• How about using something like “to my taste” or “to my highly qualified opinion” 🙂
        P.S. I agree about musical talent of Leonardo Pierdomenico, but this is not a point to write what you wrote. Note, Sergey, rejected his prize in a very decent way. He did not accuse anyone, he apologized several times before audience. Just listen what he said and be objective, if you can….

        • To my opinion SB’s not very good musician. I like his courage to speak out but don’t like his playing now and what heard before. Aggree?

          • (a) you didn’t watch the video, did you.
            (b) “withheld his music from the audience”? What, does he owe them a performance?

          • I’d like to have watched the video, but it’s no longer available. Unlike Esfir Ross, I’ll have to reserve my judgment until it becomes available again.

    • Not at any competition, they are the antithesis of those very things. A true artist could never enter a competition and not choose their own repertoire.

  • It seems that 2 jurors tied to this Paderewsky competition have been announced as jurors of the upcoming Chopin competition in Warsaw.

    Namely: Kevin Kenner, and Piotr Paleczny. Mr Kenner is well known for his biased and unrelenting downvoting, btw.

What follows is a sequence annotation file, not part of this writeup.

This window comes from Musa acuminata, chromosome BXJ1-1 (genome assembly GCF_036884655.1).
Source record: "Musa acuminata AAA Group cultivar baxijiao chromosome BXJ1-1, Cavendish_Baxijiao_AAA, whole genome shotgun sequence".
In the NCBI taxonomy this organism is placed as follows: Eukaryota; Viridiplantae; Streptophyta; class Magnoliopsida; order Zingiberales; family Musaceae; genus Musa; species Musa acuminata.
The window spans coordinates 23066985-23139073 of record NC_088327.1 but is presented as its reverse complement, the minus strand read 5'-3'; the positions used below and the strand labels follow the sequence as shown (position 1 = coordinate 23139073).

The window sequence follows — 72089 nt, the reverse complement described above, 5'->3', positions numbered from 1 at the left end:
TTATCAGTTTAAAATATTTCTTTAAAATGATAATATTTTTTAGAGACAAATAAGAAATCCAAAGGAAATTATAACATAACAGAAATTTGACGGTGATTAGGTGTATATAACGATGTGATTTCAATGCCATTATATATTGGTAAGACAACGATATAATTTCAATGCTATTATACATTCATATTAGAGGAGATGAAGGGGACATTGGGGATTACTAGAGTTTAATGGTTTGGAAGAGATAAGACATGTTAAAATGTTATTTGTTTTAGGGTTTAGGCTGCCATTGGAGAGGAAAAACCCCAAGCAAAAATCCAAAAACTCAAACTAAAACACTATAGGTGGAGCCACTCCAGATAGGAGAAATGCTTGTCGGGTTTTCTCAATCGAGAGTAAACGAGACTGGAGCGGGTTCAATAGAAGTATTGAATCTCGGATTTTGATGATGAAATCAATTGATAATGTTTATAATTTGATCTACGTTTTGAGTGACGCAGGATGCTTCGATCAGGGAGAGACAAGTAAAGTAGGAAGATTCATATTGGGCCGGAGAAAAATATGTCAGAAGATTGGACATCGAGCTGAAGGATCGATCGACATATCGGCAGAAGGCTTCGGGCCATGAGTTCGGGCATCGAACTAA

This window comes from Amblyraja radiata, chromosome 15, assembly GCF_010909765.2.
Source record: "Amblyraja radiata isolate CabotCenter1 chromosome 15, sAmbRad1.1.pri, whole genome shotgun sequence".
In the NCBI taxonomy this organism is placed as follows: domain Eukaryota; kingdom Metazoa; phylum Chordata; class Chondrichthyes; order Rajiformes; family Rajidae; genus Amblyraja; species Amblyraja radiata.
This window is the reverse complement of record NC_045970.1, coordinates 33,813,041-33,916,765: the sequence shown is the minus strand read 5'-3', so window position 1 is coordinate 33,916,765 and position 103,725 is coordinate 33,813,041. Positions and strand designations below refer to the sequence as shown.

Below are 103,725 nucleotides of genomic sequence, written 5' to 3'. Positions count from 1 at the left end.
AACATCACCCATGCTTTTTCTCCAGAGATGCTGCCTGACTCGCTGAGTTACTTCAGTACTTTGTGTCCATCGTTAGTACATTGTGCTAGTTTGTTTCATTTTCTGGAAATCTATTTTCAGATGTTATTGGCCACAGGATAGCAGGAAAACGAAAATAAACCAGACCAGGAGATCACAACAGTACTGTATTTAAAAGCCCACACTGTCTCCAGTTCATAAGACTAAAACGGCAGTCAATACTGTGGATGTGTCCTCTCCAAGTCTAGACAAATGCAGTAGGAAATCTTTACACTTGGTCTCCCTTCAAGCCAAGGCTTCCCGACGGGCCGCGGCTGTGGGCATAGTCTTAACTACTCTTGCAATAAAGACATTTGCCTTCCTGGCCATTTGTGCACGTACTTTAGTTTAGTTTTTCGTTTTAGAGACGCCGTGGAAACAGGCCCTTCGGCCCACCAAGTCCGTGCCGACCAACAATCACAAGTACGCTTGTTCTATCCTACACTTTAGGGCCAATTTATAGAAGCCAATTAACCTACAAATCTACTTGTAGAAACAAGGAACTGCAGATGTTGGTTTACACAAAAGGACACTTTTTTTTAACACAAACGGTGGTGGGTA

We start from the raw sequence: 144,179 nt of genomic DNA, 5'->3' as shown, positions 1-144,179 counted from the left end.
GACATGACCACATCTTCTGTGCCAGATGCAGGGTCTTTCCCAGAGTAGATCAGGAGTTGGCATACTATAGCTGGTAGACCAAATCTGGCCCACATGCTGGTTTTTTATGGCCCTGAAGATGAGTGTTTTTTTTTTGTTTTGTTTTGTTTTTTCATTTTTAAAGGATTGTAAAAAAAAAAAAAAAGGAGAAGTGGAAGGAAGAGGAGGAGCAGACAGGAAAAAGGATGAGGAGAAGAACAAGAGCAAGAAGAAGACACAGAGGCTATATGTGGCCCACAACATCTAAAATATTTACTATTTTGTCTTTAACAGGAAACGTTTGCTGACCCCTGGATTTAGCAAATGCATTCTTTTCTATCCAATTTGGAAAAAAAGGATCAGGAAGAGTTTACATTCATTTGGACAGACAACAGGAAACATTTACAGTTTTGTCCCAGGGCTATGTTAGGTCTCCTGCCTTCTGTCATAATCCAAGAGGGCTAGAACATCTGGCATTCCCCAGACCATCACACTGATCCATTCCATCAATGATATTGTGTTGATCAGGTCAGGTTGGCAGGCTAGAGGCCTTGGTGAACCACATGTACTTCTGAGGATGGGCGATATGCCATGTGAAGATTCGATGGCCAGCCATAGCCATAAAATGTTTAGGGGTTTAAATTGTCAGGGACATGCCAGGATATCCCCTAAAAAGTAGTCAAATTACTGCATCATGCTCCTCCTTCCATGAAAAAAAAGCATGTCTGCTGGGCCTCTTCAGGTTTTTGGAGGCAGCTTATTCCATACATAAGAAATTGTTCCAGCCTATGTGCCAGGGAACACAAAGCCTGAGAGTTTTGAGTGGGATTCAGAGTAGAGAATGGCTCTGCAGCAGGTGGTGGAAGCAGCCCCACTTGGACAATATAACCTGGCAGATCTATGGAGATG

Kevin Kenner is also tied to the 2020 National Chopin Competition in Miami, where he is the Chair – the first prize of that being $100,000 and automatic acceptance into the Warsaw competition where is is also on the jury.

    That being said, I’m sure that all of this is done completely fairly and it is only a coincidence that the Paderewski competition has a summer academy where young pianists can unofficially study with the same jury members that will vote for or against them.

  • I don’t see this as obviously nefarious. Having been part of judging panels, it is not at all uncommon to have, in effect, a straw poll to see where the members are initially, with subsequent discussion among panel members, which very often results in change to the results. No judges are compelled to change their position but, if they do so after an exchange of perspectives, it remains their considered final judgement.

  • When IS the Chopin Competition starting, please? The last winner, from South Korea, seems to have a nice little career going.

  • The decision belongs to the judges not the artists.
    Whether you are 1st or last means nothing.
    Just keep focus on serving the music.
    The rest dies not belong to art.

  • No doubt this fine pianist is disappointed and frustrated about being ‘out of the money’, but it’s not as if he’s entitled to any votes, at any level, whatsoever. Refusing to play because, “This whole situation put me in the wrong mood for performing in an event,” is not very professional at all. This attitude will not serve him well going forth. Nobody likes a petulant whiner. (Yes, there are counter examples throughout performance history.) Let us hope that he will find maturity and dedication.

  • These contests have been rife with favoritism and politics for years. No longer do they discover talent and the fix is in. Frankly, this pianist should have known better than to participate. With so many avenues to be seen these days, young musicians should boycott these competitions. That said, as he chose to participate, he should have realized that if he did not have the votes lined up, his chances of winning no matter how magnificently he played would be for naught.